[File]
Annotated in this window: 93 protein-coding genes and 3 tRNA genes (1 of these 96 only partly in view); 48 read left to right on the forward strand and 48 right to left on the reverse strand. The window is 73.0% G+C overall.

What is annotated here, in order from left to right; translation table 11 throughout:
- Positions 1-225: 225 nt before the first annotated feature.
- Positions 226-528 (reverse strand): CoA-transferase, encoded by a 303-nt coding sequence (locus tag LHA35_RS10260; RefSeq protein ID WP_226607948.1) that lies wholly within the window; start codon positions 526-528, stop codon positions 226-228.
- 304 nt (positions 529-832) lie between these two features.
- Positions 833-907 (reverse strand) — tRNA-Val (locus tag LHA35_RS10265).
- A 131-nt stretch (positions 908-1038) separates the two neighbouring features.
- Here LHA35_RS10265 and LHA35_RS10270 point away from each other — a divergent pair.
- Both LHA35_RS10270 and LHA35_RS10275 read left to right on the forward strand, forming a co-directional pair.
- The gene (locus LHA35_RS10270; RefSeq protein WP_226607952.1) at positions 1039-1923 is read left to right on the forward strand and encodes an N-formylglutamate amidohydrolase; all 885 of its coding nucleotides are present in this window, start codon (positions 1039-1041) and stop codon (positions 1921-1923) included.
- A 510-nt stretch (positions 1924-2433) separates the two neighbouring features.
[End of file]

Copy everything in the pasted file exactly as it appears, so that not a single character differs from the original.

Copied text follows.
Annotated in this window: 93 protein-coding genes and 3 tRNA genes (1 of these 96 only partly in view); 48 read left to right on the forward strand and 48 right to left on the reverse strand. The window is 73.0% G+C overall.

What is annotated here, in order from left to right; translation table 11 throughout:
- Positions 1-225: 225 nt before the first annotated feature.
- Positions 226-528 (reverse strand): CoA-transferase, encoded by a 303-nt coding sequence (locus tag LHA35_RS10260; RefSeq protein ID WP_226607948.1) that lies wholly within the window; start codon positions 526-528, stop codon positions 226-228.
- 304 nt (positions 529-832) lie between these two features.
- Positions 833-907 (reverse strand) — tRNA-Val (locus tag LHA35_RS10265).
- A 131-nt stretch (positions 908-1038) separates the two neighbouring features.
- Here LHA35_RS10265 and LHA35_RS10270 point away from each other — a divergent pair.
- Both LHA35_RS10270 and LHA35_RS10275 read left to right on the forward strand, forming a co-directional pair.
- The gene (locus LHA35_RS10270; RefSeq protein WP_226607952.1) at positions 1039-1923 is read left to right on the forward strand and encodes an N-formylglutamate amidohydrolase; all 885 of its coding nucleotides are present in this window, start codon (positions 1039-1041) and stop codon (positions 1921-1923) included.
- A 510-nt stretch (positions 1924-2433) separates the two neighbouring features.